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THE ORLANDO SENTINEL
Democrats Divided By Statehood Issue
by Ivan Roman
January 23, 2000
Copyright © 2000 THE ORLANDO SENTINEL. All Rights Reserved..
SAN JUAN, Puerto Rico -- The Democratic face-off between Al
Gore and Bill Bradley in Puerto Rico in March might be called
off if a power struggle within the party is not resolved this
National party officials were set to decide this weekend in
Louisville, Ky., whether they had jurisdiction in the matter in
which pro-statehood and pro-commonwealth factions of the Democratic
Party here accused each other of political maneuvering.
After a bitter primary for local elections in November, the
local Democratic committee hurriedly called for party reorganization
by Dec. 31 to make it eligible for $2 million in state funds for
the March primary. The 95 people on the Democratic state committee,
controlled by members of the pro-commonwealth Popular Democratic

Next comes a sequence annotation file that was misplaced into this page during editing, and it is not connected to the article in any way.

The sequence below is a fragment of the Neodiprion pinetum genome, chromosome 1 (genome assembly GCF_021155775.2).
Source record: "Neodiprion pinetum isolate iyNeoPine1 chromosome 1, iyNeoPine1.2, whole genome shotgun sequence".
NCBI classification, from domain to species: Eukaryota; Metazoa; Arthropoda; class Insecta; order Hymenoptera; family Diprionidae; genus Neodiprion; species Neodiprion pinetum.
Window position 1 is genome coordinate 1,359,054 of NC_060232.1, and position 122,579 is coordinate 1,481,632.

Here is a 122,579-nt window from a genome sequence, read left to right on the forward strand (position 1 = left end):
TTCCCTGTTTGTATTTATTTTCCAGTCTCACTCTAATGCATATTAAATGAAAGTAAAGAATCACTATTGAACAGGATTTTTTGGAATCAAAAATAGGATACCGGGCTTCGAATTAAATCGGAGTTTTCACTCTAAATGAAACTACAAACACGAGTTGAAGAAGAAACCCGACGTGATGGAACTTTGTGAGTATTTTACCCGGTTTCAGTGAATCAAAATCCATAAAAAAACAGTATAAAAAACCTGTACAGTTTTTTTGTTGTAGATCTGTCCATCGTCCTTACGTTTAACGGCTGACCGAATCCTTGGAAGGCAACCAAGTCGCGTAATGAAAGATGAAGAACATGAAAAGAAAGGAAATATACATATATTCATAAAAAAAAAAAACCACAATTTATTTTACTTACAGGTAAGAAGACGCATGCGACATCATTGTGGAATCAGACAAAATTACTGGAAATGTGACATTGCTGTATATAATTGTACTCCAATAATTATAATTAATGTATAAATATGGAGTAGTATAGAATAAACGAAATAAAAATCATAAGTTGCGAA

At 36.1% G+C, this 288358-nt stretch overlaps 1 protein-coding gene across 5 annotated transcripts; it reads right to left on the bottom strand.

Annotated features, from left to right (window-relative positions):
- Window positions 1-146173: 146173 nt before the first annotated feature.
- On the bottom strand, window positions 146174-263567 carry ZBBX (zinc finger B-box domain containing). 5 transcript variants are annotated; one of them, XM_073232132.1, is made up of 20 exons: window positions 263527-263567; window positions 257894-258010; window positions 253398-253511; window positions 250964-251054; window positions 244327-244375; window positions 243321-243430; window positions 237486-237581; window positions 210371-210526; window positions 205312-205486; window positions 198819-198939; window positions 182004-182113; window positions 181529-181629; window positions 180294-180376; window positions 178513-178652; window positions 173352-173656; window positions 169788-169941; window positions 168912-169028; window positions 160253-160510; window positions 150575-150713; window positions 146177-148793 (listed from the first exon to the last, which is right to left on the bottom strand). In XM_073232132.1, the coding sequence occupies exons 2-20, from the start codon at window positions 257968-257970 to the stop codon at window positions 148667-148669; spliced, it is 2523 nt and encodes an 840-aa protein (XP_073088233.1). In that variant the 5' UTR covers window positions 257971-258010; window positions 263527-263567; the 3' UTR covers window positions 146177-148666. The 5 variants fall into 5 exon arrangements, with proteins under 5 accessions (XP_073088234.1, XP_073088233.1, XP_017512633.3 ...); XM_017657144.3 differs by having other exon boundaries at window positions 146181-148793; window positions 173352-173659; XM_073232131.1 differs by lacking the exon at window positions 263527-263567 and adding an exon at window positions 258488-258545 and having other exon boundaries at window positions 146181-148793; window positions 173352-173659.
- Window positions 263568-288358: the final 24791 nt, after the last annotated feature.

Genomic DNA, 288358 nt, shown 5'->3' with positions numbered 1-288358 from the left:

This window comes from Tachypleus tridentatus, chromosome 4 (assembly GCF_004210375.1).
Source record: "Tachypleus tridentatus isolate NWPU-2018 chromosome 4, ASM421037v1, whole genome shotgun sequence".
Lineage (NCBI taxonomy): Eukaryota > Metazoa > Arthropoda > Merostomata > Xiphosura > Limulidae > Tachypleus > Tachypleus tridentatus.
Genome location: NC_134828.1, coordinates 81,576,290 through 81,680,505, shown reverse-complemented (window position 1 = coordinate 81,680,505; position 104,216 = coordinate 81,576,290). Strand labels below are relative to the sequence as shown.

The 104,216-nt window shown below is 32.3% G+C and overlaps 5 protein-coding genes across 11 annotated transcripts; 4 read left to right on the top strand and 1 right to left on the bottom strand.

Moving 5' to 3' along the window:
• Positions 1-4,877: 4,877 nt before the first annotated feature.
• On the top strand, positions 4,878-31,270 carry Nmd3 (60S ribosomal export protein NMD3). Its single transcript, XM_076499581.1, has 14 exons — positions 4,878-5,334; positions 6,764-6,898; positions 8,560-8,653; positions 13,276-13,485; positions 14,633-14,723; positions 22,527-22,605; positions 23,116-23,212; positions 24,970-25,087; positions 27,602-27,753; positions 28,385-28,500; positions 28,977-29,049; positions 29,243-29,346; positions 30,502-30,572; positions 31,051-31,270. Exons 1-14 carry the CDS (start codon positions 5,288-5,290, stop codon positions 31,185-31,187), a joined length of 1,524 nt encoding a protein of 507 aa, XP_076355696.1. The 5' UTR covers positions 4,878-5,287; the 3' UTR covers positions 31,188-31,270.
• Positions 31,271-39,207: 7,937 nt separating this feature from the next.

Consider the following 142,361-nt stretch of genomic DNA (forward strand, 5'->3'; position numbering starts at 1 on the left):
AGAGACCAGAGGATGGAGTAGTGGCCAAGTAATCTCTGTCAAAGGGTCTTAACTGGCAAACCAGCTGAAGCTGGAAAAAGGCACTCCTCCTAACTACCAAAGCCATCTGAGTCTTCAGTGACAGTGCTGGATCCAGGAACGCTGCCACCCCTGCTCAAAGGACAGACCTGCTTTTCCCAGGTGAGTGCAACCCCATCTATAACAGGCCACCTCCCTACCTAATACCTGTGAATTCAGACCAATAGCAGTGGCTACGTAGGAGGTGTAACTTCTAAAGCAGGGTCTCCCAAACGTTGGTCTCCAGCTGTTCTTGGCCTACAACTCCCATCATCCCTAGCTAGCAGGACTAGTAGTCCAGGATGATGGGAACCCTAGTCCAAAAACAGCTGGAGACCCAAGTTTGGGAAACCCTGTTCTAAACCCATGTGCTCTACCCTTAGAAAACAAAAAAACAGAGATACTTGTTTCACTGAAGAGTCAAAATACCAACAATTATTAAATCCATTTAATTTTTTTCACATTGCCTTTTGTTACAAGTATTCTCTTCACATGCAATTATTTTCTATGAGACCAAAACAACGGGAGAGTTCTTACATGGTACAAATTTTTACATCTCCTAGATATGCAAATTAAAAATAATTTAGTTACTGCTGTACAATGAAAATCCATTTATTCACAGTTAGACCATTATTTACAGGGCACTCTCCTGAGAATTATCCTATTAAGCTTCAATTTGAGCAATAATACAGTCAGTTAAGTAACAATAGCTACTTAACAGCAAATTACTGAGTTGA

Party, and delegates to the 1996 convention, also dominated by
the PDP, would select the president and board.
The pro-statehood faction backs Gore. A minority in the Democratic
state committee, it did not present a slate and challenged the
reorganization. New Progressive Party Sen. Kenneth McClintock
said: "What we really want is to seek a structure to the
party here that reflects the ideological diversity within it."
PDP Sen. Eudaldo Baez Galib, local chairman of the Democratic
Party, called the challenge a move by Gore supporters to derail
a primary they might lose. If the DNC's Rules Committee decides
it does not have jurisdiction, primaries to pick the island's
33 delegates to the Democratic convention go on as scheduled.
If it does, the issue likely won't be resolved by Tuesday's deadline
for island officials to allocate state funding.